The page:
What is a Yoga Cooldown, and do you Really Need One?
Many of the soothing asanas (postures) we do in the last 10 minutes of yoga are already considered a cool-down because you’re probably already stretching on the floor with hip openers and other floor work. stretching. “After every workout, start holding poses longer and gradually decrease intensity,” recommended certified yoga instructor Johnny Anzalone, who teaches yoga at Equinox and Sports Club/LA in New York City.
Some yoga instructors believe the most effective cool-down portion of class should assimilate inversions (going upside-down in Headstand or Shoulderstand, for instance) to reverse the flow of blood leading to your head and heart – improve mental concentration and energy.
“An efficient cool-down slows your pace and rhythm. It can feature chanting or meditation, core work and deeper flexibility of the spine, back, legs and hips,” said Anzalone, a professor of dance and musical theater at NY University.
Her are Anzalone’s favorite cool-down stretches; hold each side for 60 seconds or more:
1. Thread the Needle (relaxes hips, buttocks, legs, lower back)
Lie back and cross right ankle above left knee, and straighten left leg. Grasp left hamstrings with both hands and draw left knee toward chest, holding the back of the left thigh with both hands. Hold the stretch, and circle ankles in both directions and point/flex the feet. Switch sides, and repeat.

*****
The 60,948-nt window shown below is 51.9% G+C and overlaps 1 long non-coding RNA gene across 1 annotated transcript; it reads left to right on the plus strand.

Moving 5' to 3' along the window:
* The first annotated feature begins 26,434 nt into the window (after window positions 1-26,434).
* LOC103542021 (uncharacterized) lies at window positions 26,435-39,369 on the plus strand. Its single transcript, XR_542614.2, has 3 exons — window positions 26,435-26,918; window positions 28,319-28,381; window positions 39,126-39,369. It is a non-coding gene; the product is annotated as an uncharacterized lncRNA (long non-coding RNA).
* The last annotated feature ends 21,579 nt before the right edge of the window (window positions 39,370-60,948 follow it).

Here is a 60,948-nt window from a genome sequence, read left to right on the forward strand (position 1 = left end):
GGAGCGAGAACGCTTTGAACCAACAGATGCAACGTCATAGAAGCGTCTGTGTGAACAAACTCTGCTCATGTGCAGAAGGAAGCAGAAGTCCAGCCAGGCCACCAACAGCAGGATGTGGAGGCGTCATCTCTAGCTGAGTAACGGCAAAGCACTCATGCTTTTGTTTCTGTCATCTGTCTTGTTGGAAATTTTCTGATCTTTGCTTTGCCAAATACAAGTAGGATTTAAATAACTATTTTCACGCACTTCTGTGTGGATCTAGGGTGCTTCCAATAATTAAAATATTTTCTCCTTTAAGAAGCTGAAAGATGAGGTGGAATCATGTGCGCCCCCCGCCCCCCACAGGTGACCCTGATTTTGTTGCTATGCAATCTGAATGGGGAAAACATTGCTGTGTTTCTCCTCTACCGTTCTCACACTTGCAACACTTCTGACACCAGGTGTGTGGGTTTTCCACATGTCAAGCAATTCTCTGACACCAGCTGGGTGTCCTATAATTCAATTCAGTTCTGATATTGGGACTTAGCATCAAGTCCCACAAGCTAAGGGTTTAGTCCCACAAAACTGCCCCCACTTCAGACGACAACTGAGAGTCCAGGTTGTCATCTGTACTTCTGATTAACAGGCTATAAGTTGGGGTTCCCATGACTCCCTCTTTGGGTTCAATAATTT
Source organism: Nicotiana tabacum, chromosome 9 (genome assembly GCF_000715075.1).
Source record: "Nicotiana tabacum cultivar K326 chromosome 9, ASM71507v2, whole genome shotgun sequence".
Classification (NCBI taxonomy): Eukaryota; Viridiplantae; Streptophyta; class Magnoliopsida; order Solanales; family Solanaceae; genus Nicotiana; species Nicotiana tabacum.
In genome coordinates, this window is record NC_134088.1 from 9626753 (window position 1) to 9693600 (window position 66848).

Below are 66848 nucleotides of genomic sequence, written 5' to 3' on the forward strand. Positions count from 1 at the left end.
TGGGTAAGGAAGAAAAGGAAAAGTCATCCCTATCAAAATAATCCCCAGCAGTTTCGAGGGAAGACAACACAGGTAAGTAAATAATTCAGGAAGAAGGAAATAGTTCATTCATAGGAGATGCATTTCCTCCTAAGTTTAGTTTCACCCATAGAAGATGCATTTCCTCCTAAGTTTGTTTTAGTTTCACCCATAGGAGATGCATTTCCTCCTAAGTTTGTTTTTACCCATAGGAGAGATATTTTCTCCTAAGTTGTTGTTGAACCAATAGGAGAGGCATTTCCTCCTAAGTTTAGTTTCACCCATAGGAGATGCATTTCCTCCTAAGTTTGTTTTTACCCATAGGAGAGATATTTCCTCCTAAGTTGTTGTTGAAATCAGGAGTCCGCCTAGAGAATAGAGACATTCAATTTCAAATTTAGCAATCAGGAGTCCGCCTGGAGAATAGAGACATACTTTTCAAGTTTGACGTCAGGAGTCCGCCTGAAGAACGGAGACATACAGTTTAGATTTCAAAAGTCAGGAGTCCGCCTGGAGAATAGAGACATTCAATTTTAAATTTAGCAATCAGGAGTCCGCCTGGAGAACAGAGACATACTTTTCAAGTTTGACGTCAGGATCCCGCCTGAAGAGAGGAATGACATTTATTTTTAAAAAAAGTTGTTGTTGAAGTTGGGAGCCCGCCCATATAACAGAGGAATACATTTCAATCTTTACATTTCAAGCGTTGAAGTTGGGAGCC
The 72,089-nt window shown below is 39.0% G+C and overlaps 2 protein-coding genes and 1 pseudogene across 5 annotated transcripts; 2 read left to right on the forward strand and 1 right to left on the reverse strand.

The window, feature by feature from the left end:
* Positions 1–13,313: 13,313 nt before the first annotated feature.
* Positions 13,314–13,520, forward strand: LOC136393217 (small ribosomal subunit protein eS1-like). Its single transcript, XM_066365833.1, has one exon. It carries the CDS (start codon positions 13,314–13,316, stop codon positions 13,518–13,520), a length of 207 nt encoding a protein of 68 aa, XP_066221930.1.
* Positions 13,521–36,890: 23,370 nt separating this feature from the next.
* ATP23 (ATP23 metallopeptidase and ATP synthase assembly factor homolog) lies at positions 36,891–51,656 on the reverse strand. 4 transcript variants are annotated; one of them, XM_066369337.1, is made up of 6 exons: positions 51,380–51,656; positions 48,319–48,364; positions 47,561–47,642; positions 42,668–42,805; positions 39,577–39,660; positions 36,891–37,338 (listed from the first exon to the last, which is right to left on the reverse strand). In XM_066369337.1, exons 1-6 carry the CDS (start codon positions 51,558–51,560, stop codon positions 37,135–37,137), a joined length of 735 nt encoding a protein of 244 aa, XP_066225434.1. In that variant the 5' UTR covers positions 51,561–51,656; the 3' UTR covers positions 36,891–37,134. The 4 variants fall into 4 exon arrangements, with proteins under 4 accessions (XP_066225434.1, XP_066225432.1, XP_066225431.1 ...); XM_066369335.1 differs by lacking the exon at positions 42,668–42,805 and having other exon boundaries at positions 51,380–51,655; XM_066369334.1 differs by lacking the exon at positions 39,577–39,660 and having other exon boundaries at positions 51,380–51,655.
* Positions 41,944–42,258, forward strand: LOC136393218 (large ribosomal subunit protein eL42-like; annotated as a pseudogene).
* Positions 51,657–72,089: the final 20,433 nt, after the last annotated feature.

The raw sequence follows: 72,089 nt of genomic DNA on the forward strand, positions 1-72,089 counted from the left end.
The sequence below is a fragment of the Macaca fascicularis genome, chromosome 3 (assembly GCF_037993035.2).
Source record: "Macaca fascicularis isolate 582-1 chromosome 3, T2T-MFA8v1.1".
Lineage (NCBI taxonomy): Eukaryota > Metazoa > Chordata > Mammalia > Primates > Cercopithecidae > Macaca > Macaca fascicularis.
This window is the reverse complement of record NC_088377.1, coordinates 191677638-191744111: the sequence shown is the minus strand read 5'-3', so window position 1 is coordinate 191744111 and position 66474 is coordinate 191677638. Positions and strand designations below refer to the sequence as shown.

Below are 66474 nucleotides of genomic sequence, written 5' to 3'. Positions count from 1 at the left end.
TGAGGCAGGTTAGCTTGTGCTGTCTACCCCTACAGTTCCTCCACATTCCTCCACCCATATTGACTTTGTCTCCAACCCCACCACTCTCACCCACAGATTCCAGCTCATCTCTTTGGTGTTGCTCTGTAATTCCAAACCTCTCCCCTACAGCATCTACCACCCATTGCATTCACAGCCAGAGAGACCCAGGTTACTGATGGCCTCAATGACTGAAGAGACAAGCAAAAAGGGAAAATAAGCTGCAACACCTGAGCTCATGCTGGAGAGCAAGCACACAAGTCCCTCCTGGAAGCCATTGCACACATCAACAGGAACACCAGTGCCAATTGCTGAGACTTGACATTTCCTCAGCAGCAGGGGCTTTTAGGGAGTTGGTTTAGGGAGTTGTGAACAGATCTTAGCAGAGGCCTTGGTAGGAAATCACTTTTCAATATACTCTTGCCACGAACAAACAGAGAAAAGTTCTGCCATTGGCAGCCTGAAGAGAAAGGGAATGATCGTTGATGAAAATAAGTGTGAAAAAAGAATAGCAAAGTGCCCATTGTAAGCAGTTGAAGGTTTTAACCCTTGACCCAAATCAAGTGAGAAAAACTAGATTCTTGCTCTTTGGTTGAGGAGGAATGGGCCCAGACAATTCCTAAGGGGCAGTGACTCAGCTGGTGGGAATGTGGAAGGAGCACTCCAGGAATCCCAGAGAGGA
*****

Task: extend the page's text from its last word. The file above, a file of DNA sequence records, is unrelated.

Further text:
2. Spinal Twist (targets abs, back, core, shoulders, waistline)
Lie back and bend both knees to the right, lying with legs together and hips stacked on the floor. Use your right hand on the top leg to deepen the stretch and breathe deeply, stretching the left arm out. Return to center and switch sides, bringing knees to the left side and repeat the stretch to the right shoulder.
Other examples of cool-down asanas on the floor are Knees-into-Chest stretch, gentle twists from a seated position and finally, Corpse Pose, or Savasana. In this final pose, lie back and relax with your eyes closed for several minutes to cultivate calmness and transition into the real world.
Namaste, and stay tuned for some of our favorite yogi advice.
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